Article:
With the following code you can send data to your database. Line 5 sends the data and the rest of the code is a protective measure in case something goes wrong. You can avoid the use of await in line 5 to achieve more responsive results. The program will continue running normally and not wait for the data to be sent in order to continue. If you require the data to be sent before continuing, then you can append an awake statement at the start of line 5. The data you want to sent are provided in line 2, input is the object you want to sent to the database and id is the string containing the unique id of that object on the database.

// Send to DB
var changes = new Dictionary<string, object>() { { id, input } };
try
{
    CosmosDBQuery.WriteAsync(changes, cancellationToken);
}
catch (Exception e)
{
    await stepContext.Context.SendActivityAsync($"Error while connecting to database.\n\n{e}");
}

In order to fetch data from the database, you can use the following code. Replace DemoClass with the type/class of the object you are trying to receive. Line 5 is where the data are being received. We are using the awake statement, because we are using that data immediately after. The rest of the code is, like before, a protective measure in case something goes wrong. After the execution of this code, the object databaseValue will contain the object fetched from the database.

// Fetch data from DB
DemoClass databaseValue = new DemoClass();
try
{
    var cosmosDbResults = await CosmosDBQuery.ReadAsync(new string[] { findId }, cancellationToken);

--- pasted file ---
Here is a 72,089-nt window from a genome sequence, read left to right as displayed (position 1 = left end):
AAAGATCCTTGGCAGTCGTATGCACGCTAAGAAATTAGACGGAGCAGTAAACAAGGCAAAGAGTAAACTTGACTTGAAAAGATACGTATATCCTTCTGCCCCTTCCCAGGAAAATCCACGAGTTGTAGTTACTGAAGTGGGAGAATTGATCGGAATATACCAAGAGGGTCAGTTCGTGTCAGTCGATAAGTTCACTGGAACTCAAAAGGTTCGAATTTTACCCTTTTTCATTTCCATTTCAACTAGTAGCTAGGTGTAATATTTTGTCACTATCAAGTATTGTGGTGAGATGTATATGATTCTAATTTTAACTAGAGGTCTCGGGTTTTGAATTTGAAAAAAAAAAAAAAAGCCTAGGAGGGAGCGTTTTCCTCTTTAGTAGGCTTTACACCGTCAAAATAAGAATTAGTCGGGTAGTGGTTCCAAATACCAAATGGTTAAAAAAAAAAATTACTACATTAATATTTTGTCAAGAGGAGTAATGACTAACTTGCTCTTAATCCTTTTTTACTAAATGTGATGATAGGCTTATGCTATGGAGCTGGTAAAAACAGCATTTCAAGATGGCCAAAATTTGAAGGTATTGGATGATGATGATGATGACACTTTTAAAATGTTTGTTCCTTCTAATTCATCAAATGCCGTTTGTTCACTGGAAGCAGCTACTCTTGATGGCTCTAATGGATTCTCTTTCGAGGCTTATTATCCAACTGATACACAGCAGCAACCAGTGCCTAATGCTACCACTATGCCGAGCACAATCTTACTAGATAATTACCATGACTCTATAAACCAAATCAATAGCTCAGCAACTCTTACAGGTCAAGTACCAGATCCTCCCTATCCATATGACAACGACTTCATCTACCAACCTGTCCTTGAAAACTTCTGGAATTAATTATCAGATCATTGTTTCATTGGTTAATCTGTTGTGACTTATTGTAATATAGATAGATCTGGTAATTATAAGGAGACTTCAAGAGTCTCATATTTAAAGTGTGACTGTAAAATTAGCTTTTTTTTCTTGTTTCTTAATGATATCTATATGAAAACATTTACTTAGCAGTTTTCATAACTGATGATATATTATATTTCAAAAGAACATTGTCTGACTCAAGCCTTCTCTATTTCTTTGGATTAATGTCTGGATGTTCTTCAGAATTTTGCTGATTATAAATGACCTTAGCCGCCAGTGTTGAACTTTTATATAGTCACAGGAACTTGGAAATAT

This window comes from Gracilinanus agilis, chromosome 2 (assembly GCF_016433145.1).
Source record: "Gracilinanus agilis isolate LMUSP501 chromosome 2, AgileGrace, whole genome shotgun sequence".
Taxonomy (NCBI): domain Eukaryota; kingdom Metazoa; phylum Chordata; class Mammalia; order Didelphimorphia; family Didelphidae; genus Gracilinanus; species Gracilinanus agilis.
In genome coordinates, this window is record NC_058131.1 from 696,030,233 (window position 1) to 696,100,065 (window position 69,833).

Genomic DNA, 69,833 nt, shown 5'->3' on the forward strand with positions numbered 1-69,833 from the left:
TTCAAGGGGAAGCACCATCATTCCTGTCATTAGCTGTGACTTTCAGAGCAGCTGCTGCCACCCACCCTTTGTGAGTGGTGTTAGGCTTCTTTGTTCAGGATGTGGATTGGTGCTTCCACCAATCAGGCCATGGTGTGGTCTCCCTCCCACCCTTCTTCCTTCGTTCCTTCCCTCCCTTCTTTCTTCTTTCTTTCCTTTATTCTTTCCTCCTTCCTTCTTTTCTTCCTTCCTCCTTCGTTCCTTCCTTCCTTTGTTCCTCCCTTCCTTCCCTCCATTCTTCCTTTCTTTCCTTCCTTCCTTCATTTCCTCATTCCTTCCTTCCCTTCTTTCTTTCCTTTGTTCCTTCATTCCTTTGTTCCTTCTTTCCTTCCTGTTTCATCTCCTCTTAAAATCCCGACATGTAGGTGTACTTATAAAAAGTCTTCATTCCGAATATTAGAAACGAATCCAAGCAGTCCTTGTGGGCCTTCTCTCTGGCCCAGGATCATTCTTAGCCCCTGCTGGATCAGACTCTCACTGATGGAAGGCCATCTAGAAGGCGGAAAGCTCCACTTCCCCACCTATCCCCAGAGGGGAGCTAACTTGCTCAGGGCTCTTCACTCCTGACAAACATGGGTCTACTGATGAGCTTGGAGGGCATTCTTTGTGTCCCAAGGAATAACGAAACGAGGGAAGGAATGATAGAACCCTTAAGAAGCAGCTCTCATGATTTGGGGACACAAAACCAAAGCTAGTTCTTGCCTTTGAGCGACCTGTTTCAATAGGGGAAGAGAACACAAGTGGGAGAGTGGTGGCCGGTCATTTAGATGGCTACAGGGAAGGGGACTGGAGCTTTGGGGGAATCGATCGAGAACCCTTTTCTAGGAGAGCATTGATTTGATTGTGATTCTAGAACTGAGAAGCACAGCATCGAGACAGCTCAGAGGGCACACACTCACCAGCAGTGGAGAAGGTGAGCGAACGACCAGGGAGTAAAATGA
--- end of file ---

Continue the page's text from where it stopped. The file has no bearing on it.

if (cosmosDbResults.Values.FirstOrDefault() != null)
        databaseValue = (DemoClass)cosmosDbResults.Values.FirstOrDefault();
}
catch (Exception e)
{
    await stepContext.Context.SendActivityAsync($"Error while connecting to database.\n\n{e}");
}

You can visit your resource in the Azure Portal to see all the objects in your database. Go to the Settings tab and select the Items of the container you created. Here you can see an object of the type DemoClass, which contains a string called Value, with Test Value as it’s value.


This is all you need to connect Azure Cosmos DB to your project and have a fast and easy to use database at your fingertips.

About Me

Hi, my name is Demetris Bakas and I am a student that loves to write code and be creative. I always find new technologies intriguing and I like to work with other people and be a part of a team. My goal is to develop software that people will find useful and will aid them in their everyday lives.
For any questions feel free to contact me at social media using the links below.